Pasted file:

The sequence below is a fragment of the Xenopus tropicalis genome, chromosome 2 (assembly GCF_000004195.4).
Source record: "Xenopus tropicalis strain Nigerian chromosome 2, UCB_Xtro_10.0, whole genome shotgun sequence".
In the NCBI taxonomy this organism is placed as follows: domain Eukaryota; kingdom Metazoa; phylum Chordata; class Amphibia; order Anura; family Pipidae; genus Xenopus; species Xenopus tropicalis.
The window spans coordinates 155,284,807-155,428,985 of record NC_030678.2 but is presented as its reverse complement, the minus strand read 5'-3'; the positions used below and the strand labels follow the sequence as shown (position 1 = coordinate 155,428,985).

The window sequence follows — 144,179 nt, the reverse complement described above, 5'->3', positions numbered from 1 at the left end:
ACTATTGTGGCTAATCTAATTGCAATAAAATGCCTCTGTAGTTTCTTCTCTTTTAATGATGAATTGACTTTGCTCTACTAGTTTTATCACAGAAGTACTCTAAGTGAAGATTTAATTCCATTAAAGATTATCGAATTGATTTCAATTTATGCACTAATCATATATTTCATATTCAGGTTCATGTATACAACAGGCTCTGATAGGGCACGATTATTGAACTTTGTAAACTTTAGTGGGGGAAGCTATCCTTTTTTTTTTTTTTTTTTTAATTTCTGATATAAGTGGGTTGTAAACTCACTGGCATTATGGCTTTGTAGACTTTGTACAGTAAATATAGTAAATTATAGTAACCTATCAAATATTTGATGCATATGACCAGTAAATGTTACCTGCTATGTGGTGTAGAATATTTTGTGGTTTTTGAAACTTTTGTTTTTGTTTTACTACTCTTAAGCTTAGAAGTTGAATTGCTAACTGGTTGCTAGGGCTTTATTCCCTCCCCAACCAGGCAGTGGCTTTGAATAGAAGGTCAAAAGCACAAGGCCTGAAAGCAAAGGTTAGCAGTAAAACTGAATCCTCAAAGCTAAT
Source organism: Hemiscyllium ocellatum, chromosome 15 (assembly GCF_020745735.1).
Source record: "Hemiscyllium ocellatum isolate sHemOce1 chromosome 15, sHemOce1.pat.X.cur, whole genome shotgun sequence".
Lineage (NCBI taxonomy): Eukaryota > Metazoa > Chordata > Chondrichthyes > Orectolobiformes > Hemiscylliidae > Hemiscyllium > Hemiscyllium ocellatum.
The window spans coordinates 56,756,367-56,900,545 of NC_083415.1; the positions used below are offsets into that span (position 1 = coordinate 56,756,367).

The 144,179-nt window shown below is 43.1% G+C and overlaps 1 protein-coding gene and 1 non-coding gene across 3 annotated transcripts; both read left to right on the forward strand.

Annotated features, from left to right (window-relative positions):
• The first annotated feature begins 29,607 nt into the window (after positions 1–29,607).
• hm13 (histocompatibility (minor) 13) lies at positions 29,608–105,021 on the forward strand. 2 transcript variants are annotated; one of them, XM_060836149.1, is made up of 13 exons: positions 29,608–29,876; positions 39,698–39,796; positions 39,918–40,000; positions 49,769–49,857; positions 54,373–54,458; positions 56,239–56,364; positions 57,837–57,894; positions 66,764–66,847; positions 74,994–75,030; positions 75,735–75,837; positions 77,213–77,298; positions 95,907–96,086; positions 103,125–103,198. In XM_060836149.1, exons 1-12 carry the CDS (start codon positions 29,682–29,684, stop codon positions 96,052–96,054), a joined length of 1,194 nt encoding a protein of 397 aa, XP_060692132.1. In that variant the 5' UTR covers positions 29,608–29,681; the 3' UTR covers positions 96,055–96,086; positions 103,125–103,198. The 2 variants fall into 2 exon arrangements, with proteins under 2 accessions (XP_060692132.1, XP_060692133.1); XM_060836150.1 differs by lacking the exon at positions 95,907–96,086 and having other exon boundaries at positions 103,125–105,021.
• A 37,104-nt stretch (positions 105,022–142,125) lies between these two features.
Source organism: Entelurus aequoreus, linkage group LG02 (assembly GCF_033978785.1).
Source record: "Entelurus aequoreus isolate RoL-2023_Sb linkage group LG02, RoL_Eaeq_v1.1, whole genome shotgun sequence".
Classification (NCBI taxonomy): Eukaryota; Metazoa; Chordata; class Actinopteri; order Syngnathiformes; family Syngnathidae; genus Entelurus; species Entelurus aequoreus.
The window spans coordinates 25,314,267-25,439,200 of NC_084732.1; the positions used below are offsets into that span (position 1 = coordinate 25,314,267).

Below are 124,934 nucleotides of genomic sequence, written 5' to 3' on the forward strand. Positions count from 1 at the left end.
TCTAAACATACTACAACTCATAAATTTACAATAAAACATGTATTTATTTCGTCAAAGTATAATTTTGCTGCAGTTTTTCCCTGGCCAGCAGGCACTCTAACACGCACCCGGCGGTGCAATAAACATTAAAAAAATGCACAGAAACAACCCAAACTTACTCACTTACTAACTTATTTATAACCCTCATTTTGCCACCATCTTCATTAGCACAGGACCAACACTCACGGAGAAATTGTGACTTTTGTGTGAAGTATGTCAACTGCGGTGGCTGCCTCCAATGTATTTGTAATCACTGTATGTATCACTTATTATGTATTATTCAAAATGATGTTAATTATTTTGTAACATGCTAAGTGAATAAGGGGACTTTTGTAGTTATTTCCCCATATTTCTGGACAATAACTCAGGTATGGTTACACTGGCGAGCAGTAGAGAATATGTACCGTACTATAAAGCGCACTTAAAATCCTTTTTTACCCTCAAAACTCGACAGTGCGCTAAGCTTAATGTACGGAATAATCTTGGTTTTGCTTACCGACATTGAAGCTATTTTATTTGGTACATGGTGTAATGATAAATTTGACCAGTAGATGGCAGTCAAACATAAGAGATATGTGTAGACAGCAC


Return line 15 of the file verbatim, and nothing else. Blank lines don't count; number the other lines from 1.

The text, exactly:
• A 37,104-nt stretch (positions 105,022–142,125) lies between these two features.